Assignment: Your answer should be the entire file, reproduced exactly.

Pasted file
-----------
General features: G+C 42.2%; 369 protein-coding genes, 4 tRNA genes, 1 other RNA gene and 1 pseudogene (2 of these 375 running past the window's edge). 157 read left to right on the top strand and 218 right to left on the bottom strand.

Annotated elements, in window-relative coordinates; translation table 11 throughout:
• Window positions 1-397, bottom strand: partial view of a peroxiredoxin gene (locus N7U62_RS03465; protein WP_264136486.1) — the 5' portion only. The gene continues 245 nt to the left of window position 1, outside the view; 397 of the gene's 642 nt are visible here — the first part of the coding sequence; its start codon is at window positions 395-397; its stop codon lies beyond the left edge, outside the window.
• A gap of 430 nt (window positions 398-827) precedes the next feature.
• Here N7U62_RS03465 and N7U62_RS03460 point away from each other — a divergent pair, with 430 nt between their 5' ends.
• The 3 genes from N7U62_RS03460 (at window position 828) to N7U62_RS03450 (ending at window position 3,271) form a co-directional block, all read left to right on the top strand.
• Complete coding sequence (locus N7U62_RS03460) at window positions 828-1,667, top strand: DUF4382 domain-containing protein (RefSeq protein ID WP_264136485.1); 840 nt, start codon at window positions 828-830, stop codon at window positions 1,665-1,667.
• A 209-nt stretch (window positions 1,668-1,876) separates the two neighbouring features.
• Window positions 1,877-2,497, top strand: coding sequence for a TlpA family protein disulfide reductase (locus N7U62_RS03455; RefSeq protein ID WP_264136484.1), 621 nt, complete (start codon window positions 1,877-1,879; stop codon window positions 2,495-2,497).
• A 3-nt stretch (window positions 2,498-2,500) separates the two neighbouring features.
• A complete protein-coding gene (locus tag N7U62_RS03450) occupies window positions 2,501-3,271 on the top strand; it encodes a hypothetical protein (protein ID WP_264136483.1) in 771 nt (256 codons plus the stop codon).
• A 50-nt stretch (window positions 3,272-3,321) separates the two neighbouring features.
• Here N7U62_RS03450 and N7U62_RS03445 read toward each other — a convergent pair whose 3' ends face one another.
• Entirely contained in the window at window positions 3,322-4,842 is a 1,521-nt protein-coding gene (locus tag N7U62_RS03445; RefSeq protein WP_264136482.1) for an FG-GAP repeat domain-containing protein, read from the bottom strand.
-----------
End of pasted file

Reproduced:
General features: G+C 42.2%; 369 protein-coding genes, 4 tRNA genes, 1 other RNA gene and 1 pseudogene (2 of these 375 running past the window's edge). 157 read left to right on the top strand and 218 right to left on the bottom strand.

Annotated elements, in window-relative coordinates; translation table 11 throughout:
• Window positions 1-397, bottom strand: partial view of a peroxiredoxin gene (locus N7U62_RS03465; protein WP_264136486.1) — the 5' portion only. The gene continues 245 nt to the left of window position 1, outside the view; 397 of the gene's 642 nt are visible here — the first part of the coding sequence; its start codon is at window positions 395-397; its stop codon lies beyond the left edge, outside the window.
• A gap of 430 nt (window positions 398-827) precedes the next feature.
• Here N7U62_RS03465 and N7U62_RS03460 point away from each other — a divergent pair, with 430 nt between their 5' ends.
• The 3 genes from N7U62_RS03460 (at window position 828) to N7U62_RS03450 (ending at window position 3,271) form a co-directional block, all read left to right on the top strand.
• Complete coding sequence (locus N7U62_RS03460) at window positions 828-1,667, top strand: DUF4382 domain-containing protein (RefSeq protein ID WP_264136485.1); 840 nt, start codon at window positions 828-830, stop codon at window positions 1,665-1,667.
• A 209-nt stretch (window positions 1,668-1,876) separates the two neighbouring features.
• Window positions 1,877-2,497, top strand: coding sequence for a TlpA family protein disulfide reductase (locus N7U62_RS03455; RefSeq protein ID WP_264136484.1), 621 nt, complete (start codon window positions 1,877-1,879; stop codon window positions 2,495-2,497).
• A 3-nt stretch (window positions 2,498-2,500) separates the two neighbouring features.
• A complete protein-coding gene (locus tag N7U62_RS03450) occupies window positions 2,501-3,271 on the top strand; it encodes a hypothetical protein (protein ID WP_264136483.1) in 771 nt (256 codons plus the stop codon).
• A 50-nt stretch (window positions 3,272-3,321) separates the two neighbouring features.
• Here N7U62_RS03450 and N7U62_RS03445 read toward each other — a convergent pair whose 3' ends face one another.
• Entirely contained in the window at window positions 3,322-4,842 is a 1,521-nt protein-coding gene (locus tag N7U62_RS03445; RefSeq protein WP_264136482.1) for an FG-GAP repeat domain-containing protein, read from the bottom strand.